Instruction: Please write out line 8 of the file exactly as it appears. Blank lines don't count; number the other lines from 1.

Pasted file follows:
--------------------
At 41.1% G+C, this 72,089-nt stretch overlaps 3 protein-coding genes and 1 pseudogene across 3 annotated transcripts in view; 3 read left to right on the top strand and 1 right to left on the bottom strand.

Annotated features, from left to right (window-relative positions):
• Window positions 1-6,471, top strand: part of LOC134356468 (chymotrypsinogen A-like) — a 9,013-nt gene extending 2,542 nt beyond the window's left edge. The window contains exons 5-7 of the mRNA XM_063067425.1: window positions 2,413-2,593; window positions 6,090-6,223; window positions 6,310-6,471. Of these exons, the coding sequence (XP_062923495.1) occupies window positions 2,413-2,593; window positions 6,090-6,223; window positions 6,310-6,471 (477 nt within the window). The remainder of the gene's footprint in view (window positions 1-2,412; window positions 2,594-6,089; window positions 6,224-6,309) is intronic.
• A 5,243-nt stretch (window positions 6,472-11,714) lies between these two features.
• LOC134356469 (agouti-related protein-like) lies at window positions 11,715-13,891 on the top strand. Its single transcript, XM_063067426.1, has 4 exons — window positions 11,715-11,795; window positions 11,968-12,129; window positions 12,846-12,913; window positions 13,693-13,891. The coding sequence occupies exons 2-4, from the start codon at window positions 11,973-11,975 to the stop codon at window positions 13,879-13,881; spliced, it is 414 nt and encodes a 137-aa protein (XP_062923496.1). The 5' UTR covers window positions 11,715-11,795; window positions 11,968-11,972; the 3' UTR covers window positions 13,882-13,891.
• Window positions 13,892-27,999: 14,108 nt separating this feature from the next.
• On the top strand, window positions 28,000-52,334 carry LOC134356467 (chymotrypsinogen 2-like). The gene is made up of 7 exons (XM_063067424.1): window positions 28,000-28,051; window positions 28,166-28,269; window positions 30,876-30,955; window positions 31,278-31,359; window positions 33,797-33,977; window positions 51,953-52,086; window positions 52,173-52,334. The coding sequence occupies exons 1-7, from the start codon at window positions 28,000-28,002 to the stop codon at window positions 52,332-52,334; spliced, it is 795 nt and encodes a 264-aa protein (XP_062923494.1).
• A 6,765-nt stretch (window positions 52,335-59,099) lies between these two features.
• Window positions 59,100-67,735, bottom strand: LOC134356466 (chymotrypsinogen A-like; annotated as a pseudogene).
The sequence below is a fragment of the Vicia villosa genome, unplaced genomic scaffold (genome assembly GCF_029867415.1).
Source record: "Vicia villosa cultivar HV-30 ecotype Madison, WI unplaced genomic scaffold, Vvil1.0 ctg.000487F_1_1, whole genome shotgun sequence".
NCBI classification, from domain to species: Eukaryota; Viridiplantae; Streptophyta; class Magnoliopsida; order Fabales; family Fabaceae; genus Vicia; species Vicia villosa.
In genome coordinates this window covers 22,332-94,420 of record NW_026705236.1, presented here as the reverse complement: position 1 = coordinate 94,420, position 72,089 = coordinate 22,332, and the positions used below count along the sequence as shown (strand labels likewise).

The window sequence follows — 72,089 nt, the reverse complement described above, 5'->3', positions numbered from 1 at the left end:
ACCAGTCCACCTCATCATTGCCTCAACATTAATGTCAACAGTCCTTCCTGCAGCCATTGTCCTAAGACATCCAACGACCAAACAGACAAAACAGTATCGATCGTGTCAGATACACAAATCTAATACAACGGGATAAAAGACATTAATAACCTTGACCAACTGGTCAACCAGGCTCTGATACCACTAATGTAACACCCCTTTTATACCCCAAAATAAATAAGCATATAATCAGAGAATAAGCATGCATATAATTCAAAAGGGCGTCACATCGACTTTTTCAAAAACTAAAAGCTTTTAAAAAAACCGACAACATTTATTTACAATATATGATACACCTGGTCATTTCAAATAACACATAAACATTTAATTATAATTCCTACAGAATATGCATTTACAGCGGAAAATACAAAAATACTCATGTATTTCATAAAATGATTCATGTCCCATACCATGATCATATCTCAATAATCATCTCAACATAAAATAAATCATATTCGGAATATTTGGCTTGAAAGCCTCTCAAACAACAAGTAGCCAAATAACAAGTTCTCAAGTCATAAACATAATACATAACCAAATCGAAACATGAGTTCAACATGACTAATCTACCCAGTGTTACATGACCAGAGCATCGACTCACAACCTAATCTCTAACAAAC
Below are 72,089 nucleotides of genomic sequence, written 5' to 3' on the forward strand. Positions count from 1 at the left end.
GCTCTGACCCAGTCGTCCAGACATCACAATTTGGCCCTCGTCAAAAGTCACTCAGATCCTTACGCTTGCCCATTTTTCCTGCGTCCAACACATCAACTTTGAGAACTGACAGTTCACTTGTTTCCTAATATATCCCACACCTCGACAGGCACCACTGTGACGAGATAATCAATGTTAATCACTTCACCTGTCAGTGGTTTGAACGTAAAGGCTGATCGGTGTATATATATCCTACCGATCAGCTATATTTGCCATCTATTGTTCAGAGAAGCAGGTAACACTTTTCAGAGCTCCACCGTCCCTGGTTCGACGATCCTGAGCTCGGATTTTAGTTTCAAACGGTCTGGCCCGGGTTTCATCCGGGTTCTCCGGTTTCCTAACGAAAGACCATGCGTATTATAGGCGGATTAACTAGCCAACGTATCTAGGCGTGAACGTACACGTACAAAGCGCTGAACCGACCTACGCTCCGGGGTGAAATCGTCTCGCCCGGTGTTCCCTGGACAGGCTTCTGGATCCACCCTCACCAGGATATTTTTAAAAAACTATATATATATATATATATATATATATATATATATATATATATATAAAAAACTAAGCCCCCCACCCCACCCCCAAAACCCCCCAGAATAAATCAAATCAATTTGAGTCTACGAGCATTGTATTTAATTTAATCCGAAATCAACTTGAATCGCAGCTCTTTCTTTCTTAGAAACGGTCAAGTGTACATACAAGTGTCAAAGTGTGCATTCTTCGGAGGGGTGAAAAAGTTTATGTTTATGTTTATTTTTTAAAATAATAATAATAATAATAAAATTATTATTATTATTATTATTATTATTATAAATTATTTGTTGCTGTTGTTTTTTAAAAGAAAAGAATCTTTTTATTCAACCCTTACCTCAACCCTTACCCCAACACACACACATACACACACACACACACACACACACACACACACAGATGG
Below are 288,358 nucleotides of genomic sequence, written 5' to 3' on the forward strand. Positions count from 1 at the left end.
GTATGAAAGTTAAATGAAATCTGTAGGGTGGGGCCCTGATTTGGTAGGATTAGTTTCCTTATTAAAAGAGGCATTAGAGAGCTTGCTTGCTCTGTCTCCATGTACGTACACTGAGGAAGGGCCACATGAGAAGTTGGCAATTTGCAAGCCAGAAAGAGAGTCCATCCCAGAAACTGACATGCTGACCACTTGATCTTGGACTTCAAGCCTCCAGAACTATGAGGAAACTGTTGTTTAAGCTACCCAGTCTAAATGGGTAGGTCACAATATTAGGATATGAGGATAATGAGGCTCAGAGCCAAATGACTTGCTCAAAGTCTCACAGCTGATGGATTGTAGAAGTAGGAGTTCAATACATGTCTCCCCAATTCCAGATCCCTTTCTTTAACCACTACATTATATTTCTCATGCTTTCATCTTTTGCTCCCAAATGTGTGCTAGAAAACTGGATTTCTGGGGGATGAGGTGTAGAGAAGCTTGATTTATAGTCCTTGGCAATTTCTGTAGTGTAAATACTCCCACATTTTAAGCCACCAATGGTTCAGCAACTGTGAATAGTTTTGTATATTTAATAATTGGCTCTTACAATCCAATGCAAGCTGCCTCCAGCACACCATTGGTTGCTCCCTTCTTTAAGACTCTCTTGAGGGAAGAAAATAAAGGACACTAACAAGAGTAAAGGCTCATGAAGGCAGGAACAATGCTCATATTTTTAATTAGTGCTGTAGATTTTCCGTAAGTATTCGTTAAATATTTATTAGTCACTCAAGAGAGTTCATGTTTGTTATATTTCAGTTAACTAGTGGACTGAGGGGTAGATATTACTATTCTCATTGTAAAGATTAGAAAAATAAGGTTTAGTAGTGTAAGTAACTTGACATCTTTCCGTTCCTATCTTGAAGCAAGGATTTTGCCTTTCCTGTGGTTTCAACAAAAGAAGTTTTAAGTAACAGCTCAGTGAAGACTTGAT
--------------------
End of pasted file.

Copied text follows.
• A 6,765-nt stretch (window positions 52,335-59,099) lies between these two features.